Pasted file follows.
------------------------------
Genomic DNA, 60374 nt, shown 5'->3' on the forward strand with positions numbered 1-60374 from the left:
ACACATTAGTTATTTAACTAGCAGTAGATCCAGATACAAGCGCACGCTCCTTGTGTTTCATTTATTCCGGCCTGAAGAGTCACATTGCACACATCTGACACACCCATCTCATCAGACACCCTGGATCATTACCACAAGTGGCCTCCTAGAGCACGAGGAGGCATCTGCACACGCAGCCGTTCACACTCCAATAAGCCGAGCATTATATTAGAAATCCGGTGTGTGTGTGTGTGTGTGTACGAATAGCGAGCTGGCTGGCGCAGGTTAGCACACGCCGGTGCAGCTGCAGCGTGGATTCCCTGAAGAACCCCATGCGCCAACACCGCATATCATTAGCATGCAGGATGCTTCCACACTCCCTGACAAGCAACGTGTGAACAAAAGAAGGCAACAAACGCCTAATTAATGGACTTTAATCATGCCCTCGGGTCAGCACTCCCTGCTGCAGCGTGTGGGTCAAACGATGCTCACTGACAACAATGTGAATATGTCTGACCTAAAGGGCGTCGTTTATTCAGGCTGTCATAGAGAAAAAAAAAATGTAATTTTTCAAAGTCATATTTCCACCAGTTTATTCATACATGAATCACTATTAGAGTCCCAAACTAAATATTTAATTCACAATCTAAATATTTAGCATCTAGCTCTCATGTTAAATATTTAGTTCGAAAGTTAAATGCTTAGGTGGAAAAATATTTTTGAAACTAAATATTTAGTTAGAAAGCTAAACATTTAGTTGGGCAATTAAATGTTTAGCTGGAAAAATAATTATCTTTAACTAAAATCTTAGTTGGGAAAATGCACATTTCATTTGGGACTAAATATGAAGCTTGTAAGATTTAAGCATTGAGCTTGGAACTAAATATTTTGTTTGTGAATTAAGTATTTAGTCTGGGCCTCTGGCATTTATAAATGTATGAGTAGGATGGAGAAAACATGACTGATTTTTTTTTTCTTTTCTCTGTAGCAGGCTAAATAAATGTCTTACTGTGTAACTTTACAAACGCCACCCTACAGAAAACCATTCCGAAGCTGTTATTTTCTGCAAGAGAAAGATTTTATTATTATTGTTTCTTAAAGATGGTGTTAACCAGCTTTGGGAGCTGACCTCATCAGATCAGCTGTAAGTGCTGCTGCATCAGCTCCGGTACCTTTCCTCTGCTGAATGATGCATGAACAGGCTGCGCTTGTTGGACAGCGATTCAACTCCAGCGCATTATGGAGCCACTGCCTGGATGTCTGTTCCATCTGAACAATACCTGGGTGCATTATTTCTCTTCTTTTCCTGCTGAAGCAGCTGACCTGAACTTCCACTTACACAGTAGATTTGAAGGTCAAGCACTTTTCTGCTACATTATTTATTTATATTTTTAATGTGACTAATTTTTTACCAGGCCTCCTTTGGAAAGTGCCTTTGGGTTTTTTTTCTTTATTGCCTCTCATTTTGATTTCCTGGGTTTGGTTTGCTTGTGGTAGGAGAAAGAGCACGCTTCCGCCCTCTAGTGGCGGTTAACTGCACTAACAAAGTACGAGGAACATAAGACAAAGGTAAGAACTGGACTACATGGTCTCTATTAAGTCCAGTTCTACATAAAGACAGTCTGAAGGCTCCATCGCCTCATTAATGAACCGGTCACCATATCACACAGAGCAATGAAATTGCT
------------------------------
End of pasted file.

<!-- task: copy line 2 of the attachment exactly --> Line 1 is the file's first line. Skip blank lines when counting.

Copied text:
ACACATTAGTTATTTAACTAGCAGTAGATCCAGATACAAGCGCACGCTCCTTGTGTTTCATTTATTCCGGCCTGAAGAGTCACATTGCACACATCTGACACACCCATCTCATCAGACACCCTGGATCATTACCACAAGTGGCCTCCTAGAGCACGAGGAGGCATCTGCACACGCAGCCGTTCACACTCCAATAAGCCGAGCATTATATTAGAAATCCGGTGTGTGTGTGTGTGTGTGTACGAATAGCGAGCTGGCTGGCGCAGGTTAGCACACGCCGGTGCAGCTGCAGCGTGGATTCCCTGAAGAACCCCATGCGCCAACACCGCATATCATTAGCATGCAGGATGCTTCCACACTCCCTGACAAGCAACGTGTGAACAAAAGAAGGCAACAAACGCCTAATTAATGGACTTTAATCATGCCCTCGGGTCAGCACTCCCTGCTGCAGCGTGTGGGTCAAACGATGCTCACTGACAACAATGTGAATATGTCTGACCTAAAGGGCGTCGTTTATTCAGGCTGTCATAGAGAAAAAAAAAATGTAATTTTTCAAAGTCATATTTCCACCAGTTTATTCATACATGAATCACTATTAGAGTCCCAAACTAAATATTTAATTCACAATCTAAATATTTAGCATCTAGCTCTCATGTTAAATATTTAGTTCGAAAGTTAAATGCTTAGGTGGAAAAATATTTTTGAAACTAAATATTTAGTTAGAAAGCTAAACATTTAGTTGGGCAATTAAATGTTTAGCTGGAAAAATAATTATCTTTAACTAAAATCTTAGTTGGGAAAATGCACATTTCATTTGGGACTAAATATGAAGCTTGTAAGATTTAAGCATTGAGCTTGGAACTAAATATTTTGTTTGTGAATTAAGTATTTAGTCTGGGCCTCTGGCATTTATAAATGTATGAGTAGGATGGAGAAAACATGACTGATTTTTTTTTTCTTTTCTCTGTAGCAGGCTAAATAAATGTCTTACTGTGTAACTTTACAAACGCCACCCTACAGAAAACCATTCCGAAGCTGTTATTTTCTGCAAGAGAAAGATTTTATTATTATTGTTTCTTAAAGATGGTGTTAACCAGCTTTGGGAGCTGACCTCATCAGATCAGCTGTAAGTGCTGCTGCATCAGCTCCGGTACCTTTCCTCTGCTGAATGATGCATGAACAGGCTGCGCTTGTTGGACAGCGATTCAACTCCAGCGCATTATGGAGCCACTGCCTGGATGTCTGTTCCATCTGAACAATACCTGGGTGCATTATTTCTCTTCTTTTCCTGCTGAAGCAGCTGACCTGAACTTCCACTTACACAGTAGATTTGAAGGTCAAGCACTTTTCTGCTACATTATTTATTTATATTTTTAATGTGACTAATTTTTTACCAGGCCTCCTTTGGAAAGTGCCTTTGGGTTTTTTTTCTTTATTGCCTCTCATTTTGATTTCCTGGGTTTGGTTTGCTTGTGGTAGGAGAAAGAGCACGCTTCCGCCCTCTAGTGGCGGTTAACTGCACTAACAAAGTACGAGGAACATAAGACAAAGGTAAGAACTGGACTACATGGTCTCTATTAAGTCCAGTTCTACATAAAGACAGTCTGAAGGCTCCATCGCCTCATTAATGAACCGGTCACCATATCACACAGAGCAATGAAATTGCT